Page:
Rosalind J. (Rozzie) Gerstman
- Distinguished Service Medal (2017)
- Retirement Reception
Presenter: Lauren Robel
BIOGRAPHYRozzie Gerstman's employment at Indiana University, Bloomington, spanned nearly fifty years. Cumulatively, her family members served IU Bloomington for more than 110 years, having earned a total of ten IU degrees, including four graduate degrees – seven degrees of which were earned on the Bloomington campus.
Rozzie was born in Bloomington, Indiana, and grew up in Smithville, about twenty minutes south of IU. She was the youngest daughter of Verna Imogene (Jean) Hill and Harold Young McCammon. In high school, Rozzie served as class president for three years, student council member for three years, and was a member of the cheerleading squad. One summer, Rozzie attended a conference at IU for Indiana high school student council presidents. Prior to that experience, the only connections she had with IU were viewing IU basketball on TV, driving around the campus with her family, and attending an annual show in the IU Auditorium. Although Rozzie's two older sisters worked at IU Bloomington until their retirements, when Rozzie began her own IU career, she could not have predicted all the wonderful relationships that she would build with legendary members of the administration, faculty, and staff, as well as with distinguished guests around the globe.
Rozzie's first position on campus was with IU Athletics, where she worked with a number of coaches, namely, Doc Counsilman, Charlie McDaniel, John Pont, and Lou Watson. It was during IU's final countdown to its sesquicentennial that Rozzie joined ranks with the celebration committee and worked with IU luminaries Herman B Wells and Claude Rich.
Her next IU position was in the College of Arts and Sciences, the Department of Physics. Rozzie quickly immersed herself in the lives of the graduate students, typing their Ph.D. dissertations on an electric typewriter in her free time. During this time, she worked under world-renowned academicians, including Emil Konopinski, Lawrence Langer, Martin Rickey, and Milo Sampson. Other notable physics faculty members included Judy Franz, whose husband, Frank Franz, had become IU's Dean of Faculties; Tim Londergan, who directed the Wells Scholars Program; Homer Neal, who served as IU's dean for research and graduate development; and George Walker, who served as IU's Vice President for Research.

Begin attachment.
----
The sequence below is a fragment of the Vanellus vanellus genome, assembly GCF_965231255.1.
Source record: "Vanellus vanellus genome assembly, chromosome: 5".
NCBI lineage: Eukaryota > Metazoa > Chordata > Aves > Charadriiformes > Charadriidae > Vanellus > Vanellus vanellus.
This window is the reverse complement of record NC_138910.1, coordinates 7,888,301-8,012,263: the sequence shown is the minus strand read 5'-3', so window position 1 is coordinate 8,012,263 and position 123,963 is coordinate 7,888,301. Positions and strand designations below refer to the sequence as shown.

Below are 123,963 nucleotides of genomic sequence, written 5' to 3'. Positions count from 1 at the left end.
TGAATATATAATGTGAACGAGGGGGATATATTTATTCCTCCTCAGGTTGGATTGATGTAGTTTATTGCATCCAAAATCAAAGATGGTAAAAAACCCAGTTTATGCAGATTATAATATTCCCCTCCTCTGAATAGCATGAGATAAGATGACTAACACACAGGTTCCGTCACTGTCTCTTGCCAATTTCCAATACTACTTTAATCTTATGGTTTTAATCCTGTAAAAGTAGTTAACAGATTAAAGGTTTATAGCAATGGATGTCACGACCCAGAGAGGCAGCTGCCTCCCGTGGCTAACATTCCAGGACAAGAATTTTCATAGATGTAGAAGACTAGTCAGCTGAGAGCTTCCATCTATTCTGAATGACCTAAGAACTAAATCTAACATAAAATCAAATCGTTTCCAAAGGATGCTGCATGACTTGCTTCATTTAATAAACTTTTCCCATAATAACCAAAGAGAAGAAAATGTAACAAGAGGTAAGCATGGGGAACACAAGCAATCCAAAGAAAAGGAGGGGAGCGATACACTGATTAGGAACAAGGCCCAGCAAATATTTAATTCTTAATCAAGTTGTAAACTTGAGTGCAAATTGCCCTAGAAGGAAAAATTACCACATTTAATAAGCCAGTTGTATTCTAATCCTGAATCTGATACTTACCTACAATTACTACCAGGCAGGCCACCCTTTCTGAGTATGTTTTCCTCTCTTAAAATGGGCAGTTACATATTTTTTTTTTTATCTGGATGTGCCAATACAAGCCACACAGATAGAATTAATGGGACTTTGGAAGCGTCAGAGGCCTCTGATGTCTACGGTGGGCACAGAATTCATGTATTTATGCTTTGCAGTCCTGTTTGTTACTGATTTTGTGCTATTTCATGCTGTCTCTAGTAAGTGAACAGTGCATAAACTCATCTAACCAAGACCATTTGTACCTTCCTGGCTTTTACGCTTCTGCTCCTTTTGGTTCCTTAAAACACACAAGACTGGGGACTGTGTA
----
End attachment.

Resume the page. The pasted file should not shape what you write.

Rozzie's lengthy employment at IU has allowed her to reminisce about many historic events, such as: the time that she and her campus colleagues survived the energy crisis of the 1970's, even though it required that they work in low lighting and the absence of heat. In 1978 when the U.S. was reeling from a coal shortage, IU responded by extending the student's spring break to three weeks. Employees, like Rozzie, were offered additional time off as well. She also witnessed the dedication of the Cyclotron and the filming of the movie, "Breaking Away."
Her final position at IU was in the campus budget office in Bryan Hall. Rozzie reflects that she could not have predicted the opportunities she has had to work with such esteemed individuals as Chancellor Kenneth Gros Louis and Professors Ward Schaap (Chemistry), Maynard Thompson (Mathematics), and Doug Priest and Neil Theobald (Education). During this time, Rozzie observed: personal computers quickly replacing manual typewriters; the creation of an electronic financial system which reduced IU's dependence on paper forms; and email messages that took the place of yellow paper memoranda. Rozzie and her staff provided budgetary, financial, and human resources support for President Michael A. McRobbie, Chief of Staff Karen Adams, Provost Lauren Robel, and Vice Provost Munirpallam Venkataramanan and their staffs, as well as for Executive Vice President John S. Applegate and Vice President William B. Stephan and their staffs.
Rozzie's post-retirement years will, undoubetedly, be met with the same energy, respect, and love that she has acquired through her experiences, education, and friendships over the past fifty years at IU.